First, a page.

Updated 1:15 p.m. | Rep. Janice Hahn, D-Calif., hasn't even announced a bid for Los Angeles County supervisor , but the jockeying to replace her in California's 44th District has begun.
State Sen. Isadore Hall III told CQ Roll Call exclusively that if Hahn runs for supervisor, he will unequivocally seek her seat.
"I will wait patiently to hear what she decides to do regarding the upcoming June 2016 election," Hall said in an email. "However, let me be crystal clear. If Congresswoman Hahn decides not to run for re-election and instead runs for County Supervisor, I will run for the 44th Congressional seat — regardless of who else enters the race. I will not hesitate and I will enter the race fully focused and determined on winning it.”
Dave Jacobson, a Hahn adviser, said the congresswoman will make a decision on whether to run for supervisor "in the near future ." Jacobson is also a consultant for Hall.
In the meantime, Los Angeles City Councilman Joe Buscaino is also considering a bid in the district based in the southern part of Los Angeles County.
Democrats floated several other names as potential candidates, including Compton Mayor Aja Brown, South Gate City Council Member Maria Davila and South Gate City Clerk Carmen Avalos.
Hall ran for the 44th District in 2012, when Hahn and former Rep. Laura Richardson faced each other in a member-vs.-member contest following decennial redistricting. Hall dropped out of the race before the primary and endorsed Hahn.
It's unclear what role Hahn would play in a possible race to succeed her.
Hahn was first elected to Congress in a 2011 special election, after former Rep. Jane Harman resigned to lead the Woodrow Wilson Center, a D.C. think tank.
Just two weeks before her resignation, Harman invited Hahn to be her guest at President Barack Obama's State of the Union address , where she told Hahn she was resigning and wanted Hahn to run to replace her.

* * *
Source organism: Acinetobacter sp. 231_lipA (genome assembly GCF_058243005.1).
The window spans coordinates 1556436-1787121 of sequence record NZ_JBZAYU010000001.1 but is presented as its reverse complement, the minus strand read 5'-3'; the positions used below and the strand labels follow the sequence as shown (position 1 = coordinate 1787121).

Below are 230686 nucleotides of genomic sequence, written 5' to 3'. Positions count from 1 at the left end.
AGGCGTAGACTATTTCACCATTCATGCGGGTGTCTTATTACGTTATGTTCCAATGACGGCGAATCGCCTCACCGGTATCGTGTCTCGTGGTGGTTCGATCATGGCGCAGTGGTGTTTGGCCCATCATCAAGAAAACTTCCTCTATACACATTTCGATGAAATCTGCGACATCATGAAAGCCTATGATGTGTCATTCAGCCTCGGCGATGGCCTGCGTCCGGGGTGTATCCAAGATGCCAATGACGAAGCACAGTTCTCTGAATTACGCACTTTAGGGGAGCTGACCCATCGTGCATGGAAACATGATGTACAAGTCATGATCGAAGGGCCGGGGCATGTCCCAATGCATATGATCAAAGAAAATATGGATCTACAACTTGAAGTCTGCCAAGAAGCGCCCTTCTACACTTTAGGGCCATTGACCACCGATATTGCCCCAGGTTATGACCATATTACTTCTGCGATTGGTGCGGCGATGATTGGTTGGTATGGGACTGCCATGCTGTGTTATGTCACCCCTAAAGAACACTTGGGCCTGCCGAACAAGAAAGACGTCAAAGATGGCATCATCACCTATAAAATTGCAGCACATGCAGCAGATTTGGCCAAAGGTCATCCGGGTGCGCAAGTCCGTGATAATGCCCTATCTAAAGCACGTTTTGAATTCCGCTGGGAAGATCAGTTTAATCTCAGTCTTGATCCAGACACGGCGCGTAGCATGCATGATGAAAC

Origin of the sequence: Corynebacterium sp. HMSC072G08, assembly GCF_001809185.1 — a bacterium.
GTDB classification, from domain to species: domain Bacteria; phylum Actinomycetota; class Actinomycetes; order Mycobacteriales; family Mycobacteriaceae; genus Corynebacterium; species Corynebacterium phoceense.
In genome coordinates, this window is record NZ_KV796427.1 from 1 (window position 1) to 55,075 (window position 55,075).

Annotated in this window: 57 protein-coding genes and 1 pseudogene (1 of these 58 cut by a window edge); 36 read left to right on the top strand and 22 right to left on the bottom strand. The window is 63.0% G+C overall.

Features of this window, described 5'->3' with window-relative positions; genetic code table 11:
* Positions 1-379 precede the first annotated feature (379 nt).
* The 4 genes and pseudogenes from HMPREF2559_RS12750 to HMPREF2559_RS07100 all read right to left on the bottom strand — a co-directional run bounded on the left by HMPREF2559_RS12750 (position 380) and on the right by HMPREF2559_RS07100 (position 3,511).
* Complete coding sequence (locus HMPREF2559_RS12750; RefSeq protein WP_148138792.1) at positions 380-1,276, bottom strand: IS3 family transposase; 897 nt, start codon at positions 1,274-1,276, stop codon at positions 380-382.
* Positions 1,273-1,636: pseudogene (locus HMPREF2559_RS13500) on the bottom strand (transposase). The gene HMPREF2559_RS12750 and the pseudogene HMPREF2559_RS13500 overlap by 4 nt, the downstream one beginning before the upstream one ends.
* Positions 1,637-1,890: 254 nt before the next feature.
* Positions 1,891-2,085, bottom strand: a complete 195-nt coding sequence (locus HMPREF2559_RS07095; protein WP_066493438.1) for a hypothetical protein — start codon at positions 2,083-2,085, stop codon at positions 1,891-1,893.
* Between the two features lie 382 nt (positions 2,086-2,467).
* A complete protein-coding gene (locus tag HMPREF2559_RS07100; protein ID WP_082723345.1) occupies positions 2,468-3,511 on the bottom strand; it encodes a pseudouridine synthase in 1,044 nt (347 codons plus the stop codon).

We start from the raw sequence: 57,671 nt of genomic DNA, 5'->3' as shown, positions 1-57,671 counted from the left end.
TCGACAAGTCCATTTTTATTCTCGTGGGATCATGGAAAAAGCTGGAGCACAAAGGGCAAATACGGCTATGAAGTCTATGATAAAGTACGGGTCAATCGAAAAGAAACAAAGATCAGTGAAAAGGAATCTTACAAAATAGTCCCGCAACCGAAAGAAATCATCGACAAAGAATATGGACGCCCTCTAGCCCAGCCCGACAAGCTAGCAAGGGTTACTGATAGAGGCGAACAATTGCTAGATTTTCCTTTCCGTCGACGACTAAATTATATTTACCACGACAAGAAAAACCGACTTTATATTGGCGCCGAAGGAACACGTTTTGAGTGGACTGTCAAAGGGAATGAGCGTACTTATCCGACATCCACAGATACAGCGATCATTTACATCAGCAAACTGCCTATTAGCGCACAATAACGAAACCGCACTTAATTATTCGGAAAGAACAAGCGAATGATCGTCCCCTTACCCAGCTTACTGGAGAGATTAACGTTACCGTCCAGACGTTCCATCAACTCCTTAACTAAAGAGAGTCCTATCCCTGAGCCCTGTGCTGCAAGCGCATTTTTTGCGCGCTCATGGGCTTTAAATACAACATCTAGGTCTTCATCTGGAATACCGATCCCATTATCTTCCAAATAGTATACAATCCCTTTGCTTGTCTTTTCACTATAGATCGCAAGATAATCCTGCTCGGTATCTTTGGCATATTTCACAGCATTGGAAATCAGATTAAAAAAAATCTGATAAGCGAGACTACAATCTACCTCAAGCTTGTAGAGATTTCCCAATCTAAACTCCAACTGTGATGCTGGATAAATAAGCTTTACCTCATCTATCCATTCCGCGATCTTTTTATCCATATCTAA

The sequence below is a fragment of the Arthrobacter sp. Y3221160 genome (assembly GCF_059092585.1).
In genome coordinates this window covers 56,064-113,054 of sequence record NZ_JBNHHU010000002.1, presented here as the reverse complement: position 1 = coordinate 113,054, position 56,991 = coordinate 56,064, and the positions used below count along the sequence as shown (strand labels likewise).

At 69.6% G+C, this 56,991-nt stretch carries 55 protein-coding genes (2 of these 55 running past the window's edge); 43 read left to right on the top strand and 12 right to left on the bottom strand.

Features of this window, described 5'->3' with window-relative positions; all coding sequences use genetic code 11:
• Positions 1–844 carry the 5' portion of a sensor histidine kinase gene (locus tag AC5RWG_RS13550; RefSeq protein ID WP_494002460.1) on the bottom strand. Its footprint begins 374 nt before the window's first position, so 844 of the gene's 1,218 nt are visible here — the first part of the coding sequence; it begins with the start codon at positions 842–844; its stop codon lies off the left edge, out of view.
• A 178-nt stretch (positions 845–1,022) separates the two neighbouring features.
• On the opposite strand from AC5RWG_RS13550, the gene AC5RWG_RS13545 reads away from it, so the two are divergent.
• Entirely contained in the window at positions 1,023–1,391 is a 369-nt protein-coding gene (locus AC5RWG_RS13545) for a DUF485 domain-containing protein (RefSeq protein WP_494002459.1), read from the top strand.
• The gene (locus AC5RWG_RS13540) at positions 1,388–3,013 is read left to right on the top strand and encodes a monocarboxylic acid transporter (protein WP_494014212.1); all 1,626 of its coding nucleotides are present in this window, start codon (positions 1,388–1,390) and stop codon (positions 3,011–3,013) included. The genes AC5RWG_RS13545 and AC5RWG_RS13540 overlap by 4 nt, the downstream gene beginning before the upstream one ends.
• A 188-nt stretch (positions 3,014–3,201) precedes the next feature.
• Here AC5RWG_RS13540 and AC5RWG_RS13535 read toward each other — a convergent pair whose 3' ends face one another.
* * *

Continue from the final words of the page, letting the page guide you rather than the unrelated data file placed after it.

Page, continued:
This year, Hahn brought Buscaino to the State of the Union as her invited guest, fueling speculation about her loyalties in the contest.
To be sure, California's primary system creates a strong possibility Hall and Buscaino, or a combination of other Democrats, could battle it out through Election Day 2016. In the Golden State, the two highest vote recipients, regardless of party, advance to the general election. President Barack Obama carried the 44th District with 85 percent in 2012, making it very likely that two Democrats advance to the November 2016 general election.
But Hall goes into the contest with a few advantages.
First, he is African-American, a selling point in this majority-minority district that includes the cities of Compton and Carson. Hall is already picking up support from members of the delegation. Rep. Karen Bass, D-Calif., a member of the Congressional Black Caucus, confirmed through an aide she would endorse Hall if Hahn runs for supervisor.
Geography is also on Hall's side. His state Senate seat overlaps with more than half of the House district, while Buscaino's city council district overlaps with a smaller piece of the seat.
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